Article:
Evaluation of an ensemble of regional hydrological models in 12 large-scale river basins worldwide
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In regional climate impact studies, good performance of regional models under present/historical climate conditions is a prerequisite for reliable future projections. This study aims to investigate the overall performance of 9 hydrological models for 12 large-scale river basins worldwide driven by the reanalysis climate data from the Water and Global Change (WATCH) project. The results serve as the basis of the application of regional hydrological models for climate impact assessment within the second phase of the Inter-Sectoral Impact Model Intercomparison project (ISI-MIP2). The simulated discharges by each individual hydrological model, as well as the ensemble mean and median series were compared against the observed discharges for the period 1971–2001. In addition to a visual comparison, 12 statistical criteria were selected to assess the fidelity of model simulations for monthly hydrograph, seasonal dynamics, flow duration curves, extreme floods and low flows. The results show that most regional hydrological models reproduce monthly discharge and seasonal dynamics successfully in all basins except the Darling in Australia. The moderate flow and high flows (0.02–0.1 flow exceedance probabilities) are also captured satisfactory in many cases according to the performance ratings defined in this study. In contrast, the simulation of low flow is problematic for most basins. Overall, the ensemble discharge statistics exhibited good agreement with the observed ones except for extremes in particular basins that need further scrutiny to improve representation of hydrological processes. The performances of both the conceptual and process-based models are comparable in all basins.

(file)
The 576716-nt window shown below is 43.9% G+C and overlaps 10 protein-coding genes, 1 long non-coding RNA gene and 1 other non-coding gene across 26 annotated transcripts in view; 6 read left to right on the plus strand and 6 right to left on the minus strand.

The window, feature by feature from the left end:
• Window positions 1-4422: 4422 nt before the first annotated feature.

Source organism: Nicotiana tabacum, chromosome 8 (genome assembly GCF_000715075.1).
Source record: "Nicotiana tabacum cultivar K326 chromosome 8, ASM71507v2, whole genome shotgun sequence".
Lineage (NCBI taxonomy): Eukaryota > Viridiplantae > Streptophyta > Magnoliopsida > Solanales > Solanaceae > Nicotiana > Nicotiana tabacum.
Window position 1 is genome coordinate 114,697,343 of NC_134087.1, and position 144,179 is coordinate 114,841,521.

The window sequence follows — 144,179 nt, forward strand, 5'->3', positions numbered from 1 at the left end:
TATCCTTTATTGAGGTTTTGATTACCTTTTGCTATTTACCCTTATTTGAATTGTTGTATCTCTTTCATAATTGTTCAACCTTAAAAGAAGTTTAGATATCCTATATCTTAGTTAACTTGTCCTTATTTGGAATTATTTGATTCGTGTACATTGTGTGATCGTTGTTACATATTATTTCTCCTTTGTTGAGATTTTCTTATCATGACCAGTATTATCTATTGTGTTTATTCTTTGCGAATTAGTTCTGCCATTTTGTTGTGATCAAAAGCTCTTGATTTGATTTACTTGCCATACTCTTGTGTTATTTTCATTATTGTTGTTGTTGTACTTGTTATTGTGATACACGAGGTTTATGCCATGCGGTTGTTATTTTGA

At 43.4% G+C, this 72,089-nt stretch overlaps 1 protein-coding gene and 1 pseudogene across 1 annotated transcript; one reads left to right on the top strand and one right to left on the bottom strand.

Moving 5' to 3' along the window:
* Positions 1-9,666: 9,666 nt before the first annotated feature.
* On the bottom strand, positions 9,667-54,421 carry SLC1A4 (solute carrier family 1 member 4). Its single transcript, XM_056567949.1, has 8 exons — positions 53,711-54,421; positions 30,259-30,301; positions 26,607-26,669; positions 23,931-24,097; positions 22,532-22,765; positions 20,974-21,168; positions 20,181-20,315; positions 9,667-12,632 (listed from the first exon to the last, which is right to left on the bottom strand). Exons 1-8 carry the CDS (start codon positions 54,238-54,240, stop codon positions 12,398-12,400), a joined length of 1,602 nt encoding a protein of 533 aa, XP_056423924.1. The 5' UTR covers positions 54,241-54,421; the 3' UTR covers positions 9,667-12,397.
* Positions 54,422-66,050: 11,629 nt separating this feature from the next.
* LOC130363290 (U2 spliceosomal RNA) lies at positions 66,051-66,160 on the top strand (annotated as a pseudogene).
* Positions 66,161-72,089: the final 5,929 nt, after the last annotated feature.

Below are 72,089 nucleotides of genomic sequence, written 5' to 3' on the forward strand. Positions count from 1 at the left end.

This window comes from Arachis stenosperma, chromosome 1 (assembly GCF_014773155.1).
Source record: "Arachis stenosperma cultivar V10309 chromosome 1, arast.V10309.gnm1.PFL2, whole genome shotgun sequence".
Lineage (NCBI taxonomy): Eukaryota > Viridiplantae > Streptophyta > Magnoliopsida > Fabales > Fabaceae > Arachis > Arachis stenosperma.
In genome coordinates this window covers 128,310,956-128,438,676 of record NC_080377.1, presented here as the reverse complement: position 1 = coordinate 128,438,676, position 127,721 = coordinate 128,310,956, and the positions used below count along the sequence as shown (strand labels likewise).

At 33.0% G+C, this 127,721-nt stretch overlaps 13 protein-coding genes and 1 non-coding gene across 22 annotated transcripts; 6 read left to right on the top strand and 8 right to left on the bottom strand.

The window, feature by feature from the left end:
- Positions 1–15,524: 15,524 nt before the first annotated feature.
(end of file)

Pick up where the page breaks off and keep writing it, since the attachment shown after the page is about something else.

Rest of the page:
KeywordsHydrological Model Generalize Extreme Value Generalize Pareto Distribution Monthly Discharge Volumetric Efficiency
The authors would like to thank all project partners who contributed to this study in the ISI-MIP2 project. The Chinese partner was funded by National Natural Science Foundation of China (41571018).
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